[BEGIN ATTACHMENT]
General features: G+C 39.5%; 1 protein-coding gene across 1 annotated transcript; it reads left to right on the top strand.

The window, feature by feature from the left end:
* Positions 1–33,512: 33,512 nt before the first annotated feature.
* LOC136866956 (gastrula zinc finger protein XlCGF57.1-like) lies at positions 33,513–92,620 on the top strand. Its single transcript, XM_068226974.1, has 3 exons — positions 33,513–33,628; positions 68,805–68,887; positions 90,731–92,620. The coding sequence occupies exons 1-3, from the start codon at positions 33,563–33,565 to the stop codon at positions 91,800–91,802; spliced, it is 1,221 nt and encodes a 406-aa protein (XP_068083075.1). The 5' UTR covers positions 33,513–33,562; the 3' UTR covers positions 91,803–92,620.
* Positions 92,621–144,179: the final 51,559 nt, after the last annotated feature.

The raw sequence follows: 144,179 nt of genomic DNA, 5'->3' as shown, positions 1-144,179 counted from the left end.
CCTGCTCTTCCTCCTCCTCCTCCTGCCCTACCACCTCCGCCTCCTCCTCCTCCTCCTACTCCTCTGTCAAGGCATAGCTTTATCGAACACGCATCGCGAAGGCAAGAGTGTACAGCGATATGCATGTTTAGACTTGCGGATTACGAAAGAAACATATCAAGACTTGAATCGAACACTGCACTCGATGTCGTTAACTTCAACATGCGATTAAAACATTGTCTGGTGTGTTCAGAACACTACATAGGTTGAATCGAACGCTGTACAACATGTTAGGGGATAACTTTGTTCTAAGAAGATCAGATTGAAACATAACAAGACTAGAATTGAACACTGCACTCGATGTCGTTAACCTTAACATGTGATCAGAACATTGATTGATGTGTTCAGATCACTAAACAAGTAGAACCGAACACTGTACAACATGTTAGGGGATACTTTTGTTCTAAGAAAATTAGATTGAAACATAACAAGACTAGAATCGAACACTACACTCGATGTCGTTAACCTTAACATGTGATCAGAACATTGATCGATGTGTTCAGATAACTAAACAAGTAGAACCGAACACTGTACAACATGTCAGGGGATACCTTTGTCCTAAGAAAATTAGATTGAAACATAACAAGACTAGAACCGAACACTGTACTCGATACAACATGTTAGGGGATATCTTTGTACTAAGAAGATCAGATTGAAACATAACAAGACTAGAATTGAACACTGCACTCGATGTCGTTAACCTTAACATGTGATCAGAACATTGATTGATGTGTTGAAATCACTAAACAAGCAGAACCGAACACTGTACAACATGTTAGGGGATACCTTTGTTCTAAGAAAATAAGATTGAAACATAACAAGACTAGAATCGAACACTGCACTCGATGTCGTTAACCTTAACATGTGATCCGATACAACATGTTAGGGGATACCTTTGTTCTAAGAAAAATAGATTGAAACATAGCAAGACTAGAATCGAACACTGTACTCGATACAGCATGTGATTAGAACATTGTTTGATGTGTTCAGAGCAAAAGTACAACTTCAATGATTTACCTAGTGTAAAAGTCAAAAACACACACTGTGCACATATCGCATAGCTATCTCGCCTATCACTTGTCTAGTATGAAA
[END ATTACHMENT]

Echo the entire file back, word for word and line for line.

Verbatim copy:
General features: G+C 39.5%; 1 protein-coding gene across 1 annotated transcript; it reads left to right on the top strand.

The window, feature by feature from the left end:
* Positions 1–33,512: 33,512 nt before the first annotated feature.
* LOC136866956 (gastrula zinc finger protein XlCGF57.1-like) lies at positions 33,513–92,620 on the top strand. Its single transcript, XM_068226974.1, has 3 exons — positions 33,513–33,628; positions 68,805–68,887; positions 90,731–92,620. The coding sequence occupies exons 1-3, from the start codon at positions 33,563–33,565 to the stop codon at positions 91,800–91,802; spliced, it is 1,221 nt and encodes a 406-aa protein (XP_068083075.1). The 5' UTR covers positions 33,513–33,562; the 3' UTR covers positions 91,803–92,620.
* Positions 92,621–144,179: the final 51,559 nt, after the last annotated feature.

The raw sequence follows: 144,179 nt of genomic DNA, 5'->3' as shown, positions 1-144,179 counted from the left end.
CCTGCTCTTCCTCCTCCTCCTCCTGCCCTACCACCTCCGCCTCCTCCTCCTCCTCCTACTCCTCTGTCAAGGCATAGCTTTATCGAACACGCATCGCGAAGGCAAGAGTGTACAGCGATATGCATGTTTAGACTTGCGGATTACGAAAGAAACATATCAAGACTTGAATCGAACACTGCACTCGATGTCGTTAACTTCAACATGCGATTAAAACATTGTCTGGTGTGTTCAGAACACTACATAGGTTGAATCGAACGCTGTACAACATGTTAGGGGATAACTTTGTTCTAAGAAGATCAGATTGAAACATAACAAGACTAGAATTGAACACTGCACTCGATGTCGTTAACCTTAACATGTGATCAGAACATTGATTGATGTGTTCAGATCACTAAACAAGTAGAACCGAACACTGTACAACATGTTAGGGGATACTTTTGTTCTAAGAAAATTAGATTGAAACATAACAAGACTAGAATCGAACACTACACTCGATGTCGTTAACCTTAACATGTGATCAGAACATTGATCGATGTGTTCAGATAACTAAACAAGTAGAACCGAACACTGTACAACATGTCAGGGGATACCTTTGTCCTAAGAAAATTAGATTGAAACATAACAAGACTAGAACCGAACACTGTACTCGATACAACATGTTAGGGGATATCTTTGTACTAAGAAGATCAGATTGAAACATAACAAGACTAGAATTGAACACTGCACTCGATGTCGTTAACCTTAACATGTGATCAGAACATTGATTGATGTGTTGAAATCACTAAACAAGCAGAACCGAACACTGTACAACATGTTAGGGGATACCTTTGTTCTAAGAAAATAAGATTGAAACATAACAAGACTAGAATCGAACACTGCACTCGATGTCGTTAACCTTAACATGTGATCCGATACAACATGTTAGGGGATACCTTTGTTCTAAGAAAAATAGATTGAAACATAGCAAGACTAGAATCGAACACTGTACTCGATACAGCATGTGATTAGAACATTGTTTGATGTGTTCAGAGCAAAAGTACAACTTCAATGATTTACCTAGTGTAAAAGTCAAAAACACACACTGTGCACATATCGCATAGCTATCTCGCCTATCACTTGTCTAGTATGAAA